Commentary

Wed
12
Apr

Stewardship of State Pensions

By Gov. Dennis Daugaard

South Dakotans are not afraid to do things differently when different means a better way. “Different” defines how we have been running our state’s retirement system.

Many other state retirement systems are struggling with large unfunded liabilities. New Jersey’s credit rating was downgraded by S&P recently due to its “large and growing unfunded pension liability.” Similarly, Illinois was downgraded by Fitch from BBB+ to BBB, partly because of ballooning pension problems.

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Wed
12
Apr

New Life

By Mark Peacock

Have you reached that point yet when you’re not in control?

When your age and your cynicism have taken their toll?

When all that you’ve had and all that you’ve done all add up to nothing and you’re back at step one?

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Wed
05
Apr

Juvenile justice reforms working

By Gov. Dennis Daugaard

This week, the juvenile justice reform oversight council released its first annual report. The report encapsulates the progress made in the first full year of implementation of the 2015 Juvenile Justice Reinvestment Initiative. Before the 2015 reforms went into effect,

South Dakota had the second highest juvenile commitment rate in the country and was 188 percent above the national average. This ranking was not explained by a higher rate of juvenile violence. In fact, South Dakota’s juvenile violence arrest rate was just one-third of the national average.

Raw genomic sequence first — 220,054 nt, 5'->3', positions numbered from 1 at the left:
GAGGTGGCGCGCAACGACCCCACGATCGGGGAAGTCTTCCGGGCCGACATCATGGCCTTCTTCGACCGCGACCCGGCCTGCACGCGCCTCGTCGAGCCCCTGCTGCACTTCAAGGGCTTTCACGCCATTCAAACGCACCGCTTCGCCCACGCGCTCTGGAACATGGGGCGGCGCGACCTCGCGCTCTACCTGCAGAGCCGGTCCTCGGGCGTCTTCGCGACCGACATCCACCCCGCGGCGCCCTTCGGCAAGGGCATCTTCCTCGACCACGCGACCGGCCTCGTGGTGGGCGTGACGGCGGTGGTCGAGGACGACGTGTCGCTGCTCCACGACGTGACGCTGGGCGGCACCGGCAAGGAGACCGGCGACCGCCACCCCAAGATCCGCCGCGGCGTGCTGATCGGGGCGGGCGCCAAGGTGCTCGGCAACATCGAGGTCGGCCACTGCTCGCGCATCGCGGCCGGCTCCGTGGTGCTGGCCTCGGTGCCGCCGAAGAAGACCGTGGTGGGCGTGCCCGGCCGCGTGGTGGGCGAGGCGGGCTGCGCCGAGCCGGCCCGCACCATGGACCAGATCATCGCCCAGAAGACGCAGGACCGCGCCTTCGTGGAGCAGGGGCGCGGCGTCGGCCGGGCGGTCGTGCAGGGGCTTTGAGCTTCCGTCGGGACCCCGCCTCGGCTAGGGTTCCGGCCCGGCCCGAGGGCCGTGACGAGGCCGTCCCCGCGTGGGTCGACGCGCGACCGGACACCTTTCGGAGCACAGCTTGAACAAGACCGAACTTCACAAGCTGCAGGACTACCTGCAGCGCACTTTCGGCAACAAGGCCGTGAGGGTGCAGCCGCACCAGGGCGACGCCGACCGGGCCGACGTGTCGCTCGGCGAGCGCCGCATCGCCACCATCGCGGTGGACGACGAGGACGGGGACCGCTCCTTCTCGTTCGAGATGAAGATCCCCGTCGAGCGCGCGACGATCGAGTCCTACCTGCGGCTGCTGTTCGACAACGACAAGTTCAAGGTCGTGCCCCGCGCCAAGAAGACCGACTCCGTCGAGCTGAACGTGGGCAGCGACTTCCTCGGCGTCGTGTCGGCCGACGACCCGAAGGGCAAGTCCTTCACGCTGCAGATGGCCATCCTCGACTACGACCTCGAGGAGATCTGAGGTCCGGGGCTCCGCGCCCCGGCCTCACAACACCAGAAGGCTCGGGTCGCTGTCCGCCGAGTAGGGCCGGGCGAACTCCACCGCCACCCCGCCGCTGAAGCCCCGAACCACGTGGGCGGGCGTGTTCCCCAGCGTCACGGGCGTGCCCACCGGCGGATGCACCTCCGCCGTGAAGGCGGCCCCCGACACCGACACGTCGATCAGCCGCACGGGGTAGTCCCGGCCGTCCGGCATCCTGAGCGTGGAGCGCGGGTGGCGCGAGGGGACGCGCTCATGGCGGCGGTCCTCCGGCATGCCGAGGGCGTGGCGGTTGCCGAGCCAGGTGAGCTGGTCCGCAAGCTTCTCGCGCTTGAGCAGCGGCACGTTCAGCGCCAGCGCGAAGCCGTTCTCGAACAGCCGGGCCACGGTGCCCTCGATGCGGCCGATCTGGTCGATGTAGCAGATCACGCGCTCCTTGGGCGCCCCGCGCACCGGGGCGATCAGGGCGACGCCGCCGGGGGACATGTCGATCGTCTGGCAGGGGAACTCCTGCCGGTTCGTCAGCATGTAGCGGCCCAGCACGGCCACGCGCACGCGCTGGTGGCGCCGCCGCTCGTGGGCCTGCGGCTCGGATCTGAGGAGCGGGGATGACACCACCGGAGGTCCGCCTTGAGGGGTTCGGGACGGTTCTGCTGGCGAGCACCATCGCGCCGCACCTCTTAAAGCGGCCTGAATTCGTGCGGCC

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Wed
29
Mar

Slices of Life: Her husband calls her a squirrel

By Jill Pertler

My husband says I am a squirrel. Don’t take it the wrong way. It’s a term of endearment as well as a fairly accurate descriptor (if I am being honest). It’s become a nickname of sorts. It all started at the superstore. About a month ago we stopped to shop for a few things. We entered through the automatic doors and headed toward the first item on our list. But en route, up ahead, on the right, was a display of gloves – on clearance. I instinctively veered right to check them out because my husband could use a pair.

Before I got to the gloves, however, I was confronted with a roadblock. Two long lost friends (but strangers to me) had apparently rediscovered each other in front of the magazine rack and were in the middle of a long and drawn-out conversation in middle of the aisle.

 

Wed
29
Mar

Promenade

By Mark Peacock

When you have occasion in the future to look back at high school, you may not remember a single day sitting in Geometry or English or for that matter, any of your other high school classes, but you will remember the Senior Prom. Why?

Well, first of all, for most it only happens once a year unless you live in small town America and are recruited between schools for this prom and that prom. And to be honest, no one probably ever approached you, sweaty…timid…apprehensive…unsure… as they invited you to a U.S. History class.

 

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Wed
22
Mar

This twelve minutes a day is considered a gift

By Jill Pertler

Each day it takes 12 minutes of my time. Five days a week – Monday through Friday. Six minutes in the morning. Six minutes in the afternoon – for a total of an hour each week.